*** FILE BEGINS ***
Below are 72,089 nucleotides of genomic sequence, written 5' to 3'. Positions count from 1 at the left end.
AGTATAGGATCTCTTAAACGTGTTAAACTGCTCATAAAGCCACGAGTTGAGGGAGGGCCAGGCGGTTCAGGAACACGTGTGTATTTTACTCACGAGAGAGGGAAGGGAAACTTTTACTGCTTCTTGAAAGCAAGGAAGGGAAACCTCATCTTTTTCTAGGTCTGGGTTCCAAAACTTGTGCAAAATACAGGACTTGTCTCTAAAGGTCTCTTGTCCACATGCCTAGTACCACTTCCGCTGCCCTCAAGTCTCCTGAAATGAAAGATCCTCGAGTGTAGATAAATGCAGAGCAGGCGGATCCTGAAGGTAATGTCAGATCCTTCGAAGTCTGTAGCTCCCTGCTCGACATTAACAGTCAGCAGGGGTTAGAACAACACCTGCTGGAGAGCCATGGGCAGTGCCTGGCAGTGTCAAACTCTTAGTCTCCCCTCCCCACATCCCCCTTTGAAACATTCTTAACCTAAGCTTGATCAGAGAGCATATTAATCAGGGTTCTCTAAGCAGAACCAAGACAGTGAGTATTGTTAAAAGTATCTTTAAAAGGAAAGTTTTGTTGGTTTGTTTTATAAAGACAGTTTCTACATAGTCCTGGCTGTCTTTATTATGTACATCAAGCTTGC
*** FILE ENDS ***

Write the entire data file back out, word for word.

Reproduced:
Below are 72,089 nucleotides of genomic sequence, written 5' to 3'. Positions count from 1 at the left end.
AGTATAGGATCTCTTAAACGTGTTAAACTGCTCATAAAGCCACGAGTTGAGGGAGGGCCAGGCGGTTCAGGAACACGTGTGTATTTTACTCACGAGAGAGGGAAGGGAAACTTTTACTGCTTCTTGAAAGCAAGGAAGGGAAACCTCATCTTTTTCTAGGTCTGGGTTCCAAAACTTGTGCAAAATACAGGACTTGTCTCTAAAGGTCTCTTGTCCACATGCCTAGTACCACTTCCGCTGCCCTCAAGTCTCCTGAAATGAAAGATCCTCGAGTGTAGATAAATGCAGAGCAGGCGGATCCTGAAGGTAATGTCAGATCCTTCGAAGTCTGTAGCTCCCTGCTCGACATTAACAGTCAGCAGGGGTTAGAACAACACCTGCTGGAGAGCCATGGGCAGTGCCTGGCAGTGTCAAACTCTTAGTCTCCCCTCCCCACATCCCCCTTTGAAACATTCTTAACCTAAGCTTGATCAGAGAGCATATTAATCAGGGTTCTCTAAGCAGAACCAAGACAGTGAGTATTGTTAAAAGTATCTTTAAAAGGAAAGTTTTGTTGGTTTGTTTTATAAAGACAGTTTCTACATAGTCCTGGCTGTCTTTATTATGTACATCAAGCTTGC